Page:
and many people had left the churches and the chapels believing they were going to
find salvation in the WEA classes.
What had Albert Mansbridge said?
He started these WEA classes in 1903 and what he said was this -- and he really believed it,
there was never a more honest man, or a more earnest and sincere man; he really believed it
and he made sacrifices for it -- 'If enough effort', he said in 1903, 'was put into the education of the workers,
then the main social problems of this present age would solve themselves.'
That is what he believed, and thousands believed it with him.
If only people put an effort into education and if only the masses of the people were educated,
the main social problems of the age would solve themselves.
They put it into practice and men really believed that if only we could all be educated we would
solve all our problems.
What has it come to, my friends?
Are there no social problems in Aberavon, Port Talbot, tonight?
Are they much less than they were 100 years ago or 50 years ago?
I leave you to answer the question.

Come, let me give you another -- Professor Arnold Toynbee, a great historian, published
his massive History of the World in 10 volumes, eventually 12 volumes.
His last book bore the title. Mankind and Mother Earth. and was published last year.
Now here is a man who spent a lifetime studying the human condition, trying to understand life
and the world from the standpoint of history, not merely as an academic exercise,
but because he wanted to make a contribution.
He wanted things to be better and to be improved.
But this is what he said in his last book, when he was an old man: 'There is a morality gap
in the development of mankind. Man constantly extends his physical power over the environment,
but he is unable to improve his social arrangements correspondingly; still less to subdue
his destructive passions.
Technology is the only field of human activity in which there has been progression
That is Arnold Toynbee.

He was not a Christian; he was a humanist.
He did not believe this gospel of Jesus Christ and Him crucified.
He was a man who believed in these various ideas -- philosophy and so on -- but he maintains that
the only development that there has been is in the realm of technology.
We can certainly land people on the surface of the moon, but are we living any better?
Has there been corresponding advance in the matter of man's social arrangements?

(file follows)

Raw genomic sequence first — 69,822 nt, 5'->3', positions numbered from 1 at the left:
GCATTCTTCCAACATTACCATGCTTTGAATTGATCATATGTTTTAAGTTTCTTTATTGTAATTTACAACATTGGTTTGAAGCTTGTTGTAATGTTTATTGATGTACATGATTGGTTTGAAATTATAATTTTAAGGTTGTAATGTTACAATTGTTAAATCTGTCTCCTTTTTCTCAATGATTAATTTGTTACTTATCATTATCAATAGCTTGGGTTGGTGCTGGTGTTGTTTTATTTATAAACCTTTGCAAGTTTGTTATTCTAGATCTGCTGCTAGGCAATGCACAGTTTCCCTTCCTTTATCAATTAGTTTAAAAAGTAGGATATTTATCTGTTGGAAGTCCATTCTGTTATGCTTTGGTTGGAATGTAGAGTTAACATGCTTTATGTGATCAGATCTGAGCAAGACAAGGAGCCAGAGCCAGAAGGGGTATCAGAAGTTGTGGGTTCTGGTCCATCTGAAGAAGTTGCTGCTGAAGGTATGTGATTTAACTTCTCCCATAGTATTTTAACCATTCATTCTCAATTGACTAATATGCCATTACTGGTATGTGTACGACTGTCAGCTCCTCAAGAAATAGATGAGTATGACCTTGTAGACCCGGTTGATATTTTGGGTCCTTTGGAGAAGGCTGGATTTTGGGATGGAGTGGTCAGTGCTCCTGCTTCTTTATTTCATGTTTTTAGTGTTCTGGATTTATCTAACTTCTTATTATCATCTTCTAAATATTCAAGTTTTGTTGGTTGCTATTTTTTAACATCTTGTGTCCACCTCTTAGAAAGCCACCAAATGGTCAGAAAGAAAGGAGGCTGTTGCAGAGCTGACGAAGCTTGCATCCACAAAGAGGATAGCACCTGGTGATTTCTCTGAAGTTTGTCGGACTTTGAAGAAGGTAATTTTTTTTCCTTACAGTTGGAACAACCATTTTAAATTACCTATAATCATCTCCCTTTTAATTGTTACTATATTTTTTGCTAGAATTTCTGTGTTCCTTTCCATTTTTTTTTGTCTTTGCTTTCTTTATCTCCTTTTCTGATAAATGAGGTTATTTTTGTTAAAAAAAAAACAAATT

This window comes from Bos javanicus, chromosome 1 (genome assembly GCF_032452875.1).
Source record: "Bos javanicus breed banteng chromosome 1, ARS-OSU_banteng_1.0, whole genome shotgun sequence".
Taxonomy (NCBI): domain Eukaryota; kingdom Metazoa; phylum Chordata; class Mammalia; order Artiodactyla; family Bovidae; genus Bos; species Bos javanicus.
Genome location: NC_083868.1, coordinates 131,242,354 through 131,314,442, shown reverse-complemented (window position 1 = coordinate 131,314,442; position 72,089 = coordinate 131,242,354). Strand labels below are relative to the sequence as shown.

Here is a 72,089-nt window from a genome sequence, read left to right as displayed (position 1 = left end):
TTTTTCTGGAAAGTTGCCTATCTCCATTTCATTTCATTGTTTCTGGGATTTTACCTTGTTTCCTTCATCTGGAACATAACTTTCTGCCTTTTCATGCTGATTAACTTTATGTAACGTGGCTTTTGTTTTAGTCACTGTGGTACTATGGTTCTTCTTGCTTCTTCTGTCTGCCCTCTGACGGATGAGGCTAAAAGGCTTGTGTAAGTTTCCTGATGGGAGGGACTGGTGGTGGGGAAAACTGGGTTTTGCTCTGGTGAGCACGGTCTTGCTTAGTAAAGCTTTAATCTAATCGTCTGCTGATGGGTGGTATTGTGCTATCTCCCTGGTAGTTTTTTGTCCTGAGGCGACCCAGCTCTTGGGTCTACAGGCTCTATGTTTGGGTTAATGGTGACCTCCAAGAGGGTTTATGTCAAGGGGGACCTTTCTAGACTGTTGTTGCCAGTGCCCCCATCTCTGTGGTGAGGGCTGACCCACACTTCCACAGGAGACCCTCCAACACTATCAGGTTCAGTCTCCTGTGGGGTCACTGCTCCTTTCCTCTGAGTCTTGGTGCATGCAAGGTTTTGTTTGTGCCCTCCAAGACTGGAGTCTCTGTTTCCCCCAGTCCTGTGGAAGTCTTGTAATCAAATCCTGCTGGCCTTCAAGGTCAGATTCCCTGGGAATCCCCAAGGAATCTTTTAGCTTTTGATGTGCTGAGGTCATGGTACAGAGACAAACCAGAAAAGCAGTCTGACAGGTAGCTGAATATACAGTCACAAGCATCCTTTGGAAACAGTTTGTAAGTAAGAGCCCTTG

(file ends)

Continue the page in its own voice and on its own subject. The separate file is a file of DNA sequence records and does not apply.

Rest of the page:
Do we know how to subdue man's destructive passions?

Oh, the brilliant technology of the last few years, conquering the force of gravity, landing men
on the surface of the moon!
Marvellous, wonderful!
Has it lessened the destructive capacity of man and the destructive desires of man?
Well, I ask you to look around you, read the newspapers, listen to the bulletins on the news.
These men, who are not Christians at all, by simply viewing the facts and facing them squarely
have come to the conclusion that it all comes to nought.

I end with a quotation from Mr. Aldous Huxley.
Here was a brilliant man, a brilliant novelist, who believed in what is called Scientific Humanism
for so many years and wrote about it in his novels.
He came to teel that that was not the answer and then he turned to mysticism and became a Buddhist.
But still he was not satisfied, and if you read his biography you will find that he said this
at the end of his life.
Now again, here is a man who really was concerned about men and women and life and living.
He wanted to live a better life himself.
He wanted the world to be a better place.
He was appalled at the two world wars, the making of the atomic and the hydrogen bombs.
He was aghast at it all, and had spent a lifetime trying to understand it.
But this is what he said at the end of his life: 'It is a bit embarrassing to have been concerned
with the human problem all one's life and that at the end one has no more to offer by way of advice than
"Try to be a little kinder".'
After all the brilliant philosophy and scientific reasoning, this is all he has got to tell us:
'Try to be a little kinder

These men who were going to solve the problemseducation, knowledge, culture, philosophy, politics,
and who were going to put the world right, this is what they have to admit at the end.
Well now, you see, they are but confirming what the great Apostle tells us in the sixth verse
of this second chapter of the First Epistle to the Corinthians.
He says: 'I've got a wisdom, but it isn't a wisdom of this world-the thing you want me to be talking about.
Why am I not talking about it? I'll tell you.
It comes to nothing. It's a blank, it's a cipher.
It leaves you at the end with nothing at all. Just "try to be a little kinder

What a bankruptcy!
What a complete failure!'
And this is what the world needs to be told tonight, that all it has trusted to, and the men it has trusted
have led them to the present chaos, and have nothing to offer us, and have no hope.
They make promises, but who believes them?
They do not believe them themselves.
They have been falsified.
They are baffled,
They are bewildered, they do not know where they are.
It comes to nothing.
Blank. Cipher. Vacuity. Complete hopelessness. Final despair.
Well there, my friends, I have taken the trouble to take you through all that, because the negative
is important.
People will not listen to the gospel until they have seen through the fallacy of everything else,
and the final uselessness of everything else.
But I cannot leave you on a negative.
Let me come to the positive. 'I determined not to know anything among you' - none of those things.